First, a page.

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From Mark Thomas <ma...@apache.org>
Subject Re: What is the best connector configuration for thousands of mostly idle users?
Date Fri, 07 Feb 2014 07:38:30 GMT
Jesse Barnum <jsb_tomcat@360works.com> wrote:

Thanks for such a well written question. All the relevant information is available and presented
clearly and logically.

>Problem summary:
>My nio polling threads are using too much CPU time.

Are you sure that is the real problem? It sounds like the occasional slowness is the problem
and the polling threads are the suspected - emphasis on the suspected - root cause.

>Application overview:
>My application has from 1,300 - 4,000 users connected at any given
>time. Each user sends about 200 bytes, then waits 30 seconds, then
>sends about 200 bytes, and this just loops for each user.
>Each user connects with SSL, and we use a long keepalive to ensure that
>the HTTP connection doesn't close, so that we don't have to renegotiate
>SSL.

How long should the application take to process those 200 bytes? I'm wondering what the peak
number of concurrent requests, rather than connections, might be.

>Configuration:
>Ubuntu 12.0.4 with Tomcat 7.0.35, 1.75 gigs of RAM.
>
>We are using Apache with SSL and mod_proxy_ajp to forward requests to
>Tomcat. It has MPM module enabled, with 500 ThreadsPerChild, so we
>typically have from 3-9 Apache instances running.
>
>> <IfModule mpm_worker_module>
>>     ServerLimit         12
>>     ThreadLimit         1000
>> 
>>     StartServers         1 
>>     MinSpareThreads      25
>>     MaxRequestsPerChild 0
>>     MaxSpareThreads     500
>>     ThreadsPerChild     500
>>     MaxClients          5000
>> </IfModule>
>> 
>
>
>> ProxyPass /WSMRegister ajp://localhost:8009/WSMRegister
>
>We are using the AJP NIO connector on port 8009 on Tomcat with 15
>worker threads:
>
>>     <!-- Define an AJP 1.3 Connector on port 8009 -->
>>     <Connector port="8009" 
>>         protocol="org.apache.coyote.ajp.AjpNioProtocol" 
>>         redirectPort="8443"
>>         minSpareThreads="1" 
>>         maxThreads="15" 
>>         scheme="https"
>>         secure="true"
>>         URIDecoding="UTF-8"
>>         proxyName="secure2.360works.com"
>>         proxyPort="443" />
>
>Problem detail:
>lsof is currently showing 564 open sockets between Apache and Tomcat on
>port 8009, with 1,352 users connected to Apache.
>The two threads consuming the most CPU time in Tomcat are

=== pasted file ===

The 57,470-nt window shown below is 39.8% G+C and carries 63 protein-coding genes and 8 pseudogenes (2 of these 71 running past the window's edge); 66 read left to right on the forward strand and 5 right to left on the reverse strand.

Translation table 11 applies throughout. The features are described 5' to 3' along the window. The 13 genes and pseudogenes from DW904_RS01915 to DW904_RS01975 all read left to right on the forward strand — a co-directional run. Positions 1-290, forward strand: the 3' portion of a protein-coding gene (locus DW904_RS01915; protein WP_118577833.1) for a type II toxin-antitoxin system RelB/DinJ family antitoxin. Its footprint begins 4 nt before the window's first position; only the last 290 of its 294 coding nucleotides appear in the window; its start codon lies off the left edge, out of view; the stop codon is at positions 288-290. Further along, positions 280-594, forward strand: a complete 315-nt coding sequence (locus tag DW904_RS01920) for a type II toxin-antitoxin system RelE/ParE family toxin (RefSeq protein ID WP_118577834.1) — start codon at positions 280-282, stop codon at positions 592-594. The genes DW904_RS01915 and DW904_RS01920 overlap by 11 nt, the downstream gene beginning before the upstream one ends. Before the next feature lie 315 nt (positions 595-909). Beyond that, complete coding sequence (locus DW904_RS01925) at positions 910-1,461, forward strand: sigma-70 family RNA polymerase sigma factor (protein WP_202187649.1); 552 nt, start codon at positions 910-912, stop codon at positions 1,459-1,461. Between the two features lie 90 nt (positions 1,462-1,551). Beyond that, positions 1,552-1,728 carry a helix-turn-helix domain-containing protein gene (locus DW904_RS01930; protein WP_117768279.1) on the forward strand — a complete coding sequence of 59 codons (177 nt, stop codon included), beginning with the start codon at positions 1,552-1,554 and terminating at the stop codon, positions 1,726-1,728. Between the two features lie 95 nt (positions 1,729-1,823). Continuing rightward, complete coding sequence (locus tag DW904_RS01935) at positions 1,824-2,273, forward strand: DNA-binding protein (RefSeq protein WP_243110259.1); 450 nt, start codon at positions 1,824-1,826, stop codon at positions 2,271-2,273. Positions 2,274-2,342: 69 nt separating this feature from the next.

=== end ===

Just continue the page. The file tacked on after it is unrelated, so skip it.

>"NioBlockingSelector.BlockPoller-2 / 15" and
>"ajp-nio-8009-ClientPoller-0 / 25". Between them, they are taking 20%
>of all CPU time for the Tomcat process. I get a few times a day when
>our monitoring software reports slow response times, and I'd like to
>solve this.

How much actual processor time are those threads taking? The 20% is only relative and it would
be helpful to know what it is relative to.

Do you have access logs available for those times? The number of concurrent requests would
be a useful number. When working that out you need to be sure if the time in the access log
is the time the request started or the time it finished.

>Some guesses at solutions:
>I'm guessing that the high CPU usage is because they are polling all
>564 open sockets constantly? Would it make sense to reduce the number
>of open sockets? I didn't configure any maximum and I don't know how to
>reduce this number. I'm also concerned that reducing that might negate
>any benefits by increasing the number of sockets opening and closing
>between ajp_mod_proxy and the NIO AJP connector.

Some rough numbers.
With a peak of 9 httpd children with 500 threads each - assume at least 4000 connected clients.
With a request every 30 seconds that is roughly 133 requests a second assuming they are perfectly
evenly distributed which they won't be.
With 15 worker threads on Tomcat each one will be handling roughly 9 requests a second, again
assuming even distribution.
That means a request has about 110ms to complete or you run the risk of running out of threads.
This includes the time to process the request and a little overhead for Tomcat to recycle
the thread.
I wouldn't be surprised for peak loads to be at least 2-3 times higher due to the uneven distribution
of requests in time. That means requests have more like 35-40ms to complete.

I suspect that you are running out of worker threads on the Tomcat side. Increasing it from
15 to 30 wouldn't do any harm.

Of course, this is just guess work. You'd need to look at your access logs to be sure.

>Maybe it's already running at optimal performance and I just need to
>throw hardware at it, but it seems like a solvable problem, because the
>actual worker threads are not doing much at all.

I agree it sounds like configuration at this point.

Mark


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